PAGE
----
Like climbing mountains, I need to read them because they are there to conquer. Do any of you have other suggestions for the 'big books' challenge?

Thursday, 22 June 2006

Foundlings Five: Scribbles Underfoot

The cowboys have gone out of business or
Pretend to be self-made commercial heroes,
The fantasy of TV is a bore,
His town and home barely exist in prose.

Scribbles underfoot were rare, too discrete
They left him to his own devices.
He looked for lovers, quiet town, no-one to meet.
Only sources of pleasure were vices.

Salt water on his skin, so the sun burns
Like breaths of healthy old he diverges,
Takes a girl out and watches as she turns
From beauty of which splendour emerges.

His town and home barely exist in prose,
In poetry oft’ times anything goes.

Wednesday, 21 June 2006

The Open are no more

I wrote about the second album by Liverpool band ‘The Open’ recently. They have produced two beautiful albums, and I was settling in to wait for great albums to come, but that has fallen away now.

Why? Because I have just read in the official forum that they have decided to split. That’s such a shame. If you are unfamiliar with the band, search out their two albums - The Silent Hours and Statues. To be totally blown away, try the first track of the second album, ‘Forever’, and see what you think. The title seems a bit ironic given the fate of the band, but it is a truly stunning piece of music.

Now we just have to wait and see what the members of the band will do next.

Tuesday, 20 June 2006

BlueWater Books - Series Two - Coming Soon

After nearly two years, I have decided that it is time to begin work on the second series of books from my poetry press. BlueWater Books was launched in 2004 with two books of poems - 'Zen Words' and 'Umbrian Images'.

The second series will be available in the early autumn. More news of the titles that will be available will be posted on the blog soon.

Oh, and if you want copies of the first two booklets I still have a few left, so email me your details and I will send them to you.

Sunday, 18 June 2006

Spaces and Gaps

...two months pass. And then... a short posting.

As if nothing had happened!

And the transmissions begin again, from here.

Listening to Robert Fripp, and wondering whether the deep and mysterious messages which are so elusive in Gurdjieff's work are the reason that the 'work' is so resonant, so meaningful and so prolific.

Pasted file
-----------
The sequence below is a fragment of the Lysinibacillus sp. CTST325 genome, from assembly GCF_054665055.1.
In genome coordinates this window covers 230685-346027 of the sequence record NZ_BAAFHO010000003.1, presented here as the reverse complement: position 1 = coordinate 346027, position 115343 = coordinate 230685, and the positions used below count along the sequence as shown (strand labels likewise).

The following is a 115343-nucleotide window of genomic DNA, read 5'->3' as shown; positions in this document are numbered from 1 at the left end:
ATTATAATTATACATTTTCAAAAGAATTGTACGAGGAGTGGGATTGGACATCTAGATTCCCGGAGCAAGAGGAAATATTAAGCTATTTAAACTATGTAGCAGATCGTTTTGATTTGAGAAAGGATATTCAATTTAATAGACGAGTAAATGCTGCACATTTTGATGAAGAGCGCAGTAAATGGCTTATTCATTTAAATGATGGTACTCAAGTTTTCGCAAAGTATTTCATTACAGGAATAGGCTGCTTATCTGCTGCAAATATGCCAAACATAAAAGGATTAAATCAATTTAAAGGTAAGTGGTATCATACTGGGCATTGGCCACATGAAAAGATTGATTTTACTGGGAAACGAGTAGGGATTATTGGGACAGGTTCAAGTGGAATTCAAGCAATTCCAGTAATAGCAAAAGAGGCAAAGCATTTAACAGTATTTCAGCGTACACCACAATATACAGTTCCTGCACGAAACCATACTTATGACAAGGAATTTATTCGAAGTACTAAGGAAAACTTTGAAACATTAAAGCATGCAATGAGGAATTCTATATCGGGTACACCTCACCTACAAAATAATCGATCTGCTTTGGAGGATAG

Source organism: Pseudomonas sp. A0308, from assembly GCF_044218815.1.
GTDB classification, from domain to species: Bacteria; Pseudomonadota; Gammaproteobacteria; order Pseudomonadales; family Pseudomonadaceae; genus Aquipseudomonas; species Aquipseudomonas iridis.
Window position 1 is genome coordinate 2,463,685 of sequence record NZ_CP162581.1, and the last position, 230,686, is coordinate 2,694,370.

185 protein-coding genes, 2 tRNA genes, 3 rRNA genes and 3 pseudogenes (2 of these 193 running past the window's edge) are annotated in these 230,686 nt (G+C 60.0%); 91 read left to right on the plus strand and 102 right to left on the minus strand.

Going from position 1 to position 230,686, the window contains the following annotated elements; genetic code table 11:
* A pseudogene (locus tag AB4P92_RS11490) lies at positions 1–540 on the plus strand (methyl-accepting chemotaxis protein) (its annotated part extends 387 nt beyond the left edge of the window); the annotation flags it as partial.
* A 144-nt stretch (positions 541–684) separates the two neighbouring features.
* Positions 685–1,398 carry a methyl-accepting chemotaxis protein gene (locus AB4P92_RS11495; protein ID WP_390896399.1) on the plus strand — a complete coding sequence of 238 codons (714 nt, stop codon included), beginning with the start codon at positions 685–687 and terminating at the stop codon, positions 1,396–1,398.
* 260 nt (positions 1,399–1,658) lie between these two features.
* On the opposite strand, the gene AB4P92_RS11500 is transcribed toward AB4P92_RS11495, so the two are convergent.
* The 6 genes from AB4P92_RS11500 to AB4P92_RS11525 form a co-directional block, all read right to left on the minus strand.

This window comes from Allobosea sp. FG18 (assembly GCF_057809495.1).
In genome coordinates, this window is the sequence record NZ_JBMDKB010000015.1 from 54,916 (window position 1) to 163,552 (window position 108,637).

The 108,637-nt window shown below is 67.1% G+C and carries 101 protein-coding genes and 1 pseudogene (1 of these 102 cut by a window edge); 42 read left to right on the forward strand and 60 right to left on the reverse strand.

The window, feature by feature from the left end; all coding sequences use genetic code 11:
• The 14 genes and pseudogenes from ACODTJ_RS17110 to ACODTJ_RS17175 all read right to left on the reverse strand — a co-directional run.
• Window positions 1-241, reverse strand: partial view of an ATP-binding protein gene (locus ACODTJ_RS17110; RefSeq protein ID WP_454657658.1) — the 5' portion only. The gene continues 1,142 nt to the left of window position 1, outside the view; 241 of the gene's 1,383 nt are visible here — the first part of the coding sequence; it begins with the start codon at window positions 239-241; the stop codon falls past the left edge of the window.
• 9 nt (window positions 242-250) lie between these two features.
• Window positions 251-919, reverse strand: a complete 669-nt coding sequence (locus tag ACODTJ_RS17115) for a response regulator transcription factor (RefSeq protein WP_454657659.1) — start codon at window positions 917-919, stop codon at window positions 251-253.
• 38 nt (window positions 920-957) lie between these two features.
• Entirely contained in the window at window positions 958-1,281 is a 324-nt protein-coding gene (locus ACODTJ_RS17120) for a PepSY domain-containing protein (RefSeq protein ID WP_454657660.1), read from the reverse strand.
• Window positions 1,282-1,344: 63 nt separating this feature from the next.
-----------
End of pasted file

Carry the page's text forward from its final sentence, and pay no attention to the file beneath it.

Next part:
Friday, 7 April 2006

The Friday Playlist 1

The Friday playlist:

The Open – Statues

The Liverpool band’s second album begins with a track recorded in deepest Wales – yearning trumpet and a voice that comes from god knows where. This is a classic track called ‘forever’ which is one of the best album openers I have heard in ages. The second track takes us into more familiar Liverpool music scene. But the rest of the album which was recorded in France, is full of surprises. There’s prog rock, radiohead, jazz and straight-ahead pop. It’s a great album which grows with each play. Their first album “The Silent hours” is one of the best first albums I have heard in years.

Doves – Lost Souls

I’ve spent the last few months working my way backwards through the Doves’ back catalogue. This, their first album from 2000, is fantastic.

Neil Young – Prairie Wind

This is taking a bit of playtime to get to – I have problems with the sound of country, and this album is full of steel guitar. Great songs, as you’d expect. Neil Young reacting to the health scare he experienced in the middle of working on the album. Sometimes the albums that stay on the playlist are the ones that aren’t instant –this could be one of those.

Robert Fripp – Love cannot bear

I love the soundscape albums of Fripp, and this one is the best yet. It gathers tracks from across the years, each a live track from the USA. The result is a journey of immense emotional intensity.